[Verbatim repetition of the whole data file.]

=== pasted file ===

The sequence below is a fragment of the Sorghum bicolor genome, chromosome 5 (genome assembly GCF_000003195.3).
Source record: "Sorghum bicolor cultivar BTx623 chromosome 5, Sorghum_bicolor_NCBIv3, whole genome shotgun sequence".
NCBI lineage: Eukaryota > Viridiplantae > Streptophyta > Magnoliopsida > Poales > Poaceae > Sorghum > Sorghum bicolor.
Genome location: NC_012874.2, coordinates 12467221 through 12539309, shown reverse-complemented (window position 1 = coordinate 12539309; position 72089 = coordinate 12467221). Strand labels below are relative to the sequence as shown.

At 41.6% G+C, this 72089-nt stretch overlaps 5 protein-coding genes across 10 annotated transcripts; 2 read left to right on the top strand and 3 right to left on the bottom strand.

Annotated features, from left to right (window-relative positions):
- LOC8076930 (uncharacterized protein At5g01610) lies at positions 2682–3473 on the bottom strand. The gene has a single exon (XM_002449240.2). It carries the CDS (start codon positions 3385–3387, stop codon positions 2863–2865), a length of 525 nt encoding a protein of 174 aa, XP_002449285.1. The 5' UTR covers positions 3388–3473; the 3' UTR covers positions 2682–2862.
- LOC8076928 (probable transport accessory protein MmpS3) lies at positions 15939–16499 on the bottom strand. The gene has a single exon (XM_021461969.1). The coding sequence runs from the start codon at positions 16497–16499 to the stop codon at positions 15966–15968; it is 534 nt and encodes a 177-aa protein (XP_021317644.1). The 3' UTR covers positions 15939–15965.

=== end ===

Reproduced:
The sequence below is a fragment of the Sorghum bicolor genome, chromosome 5 (genome assembly GCF_000003195.3).
Source record: "Sorghum bicolor cultivar BTx623 chromosome 5, Sorghum_bicolor_NCBIv3, whole genome shotgun sequence".
NCBI lineage: Eukaryota > Viridiplantae > Streptophyta > Magnoliopsida > Poales > Poaceae > Sorghum > Sorghum bicolor.
Genome location: NC_012874.2, coordinates 12467221 through 12539309, shown reverse-complemented (window position 1 = coordinate 12539309; position 72089 = coordinate 12467221). Strand labels below are relative to the sequence as shown.

At 41.6% G+C, this 72089-nt stretch overlaps 5 protein-coding genes across 10 annotated transcripts; 2 read left to right on the top strand and 3 right to left on the bottom strand.

Annotated features, from left to right (window-relative positions):
- LOC8076930 (uncharacterized protein At5g01610) lies at positions 2682–3473 on the bottom strand. The gene has a single exon (XM_002449240.2). It carries the CDS (start codon positions 3385–3387, stop codon positions 2863–2865), a length of 525 nt encoding a protein of 174 aa, XP_002449285.1. The 5' UTR covers positions 3388–3473; the 3' UTR covers positions 2682–2862.
- LOC8076928 (probable transport accessory protein MmpS3) lies at positions 15939–16499 on the bottom strand. The gene has a single exon (XM_021461969.1). The coding sequence runs from the start codon at positions 16497–16499 to the stop codon at positions 15966–15968; it is 534 nt and encodes a 177-aa protein (XP_021317644.1). The 3' UTR covers positions 15939–15965.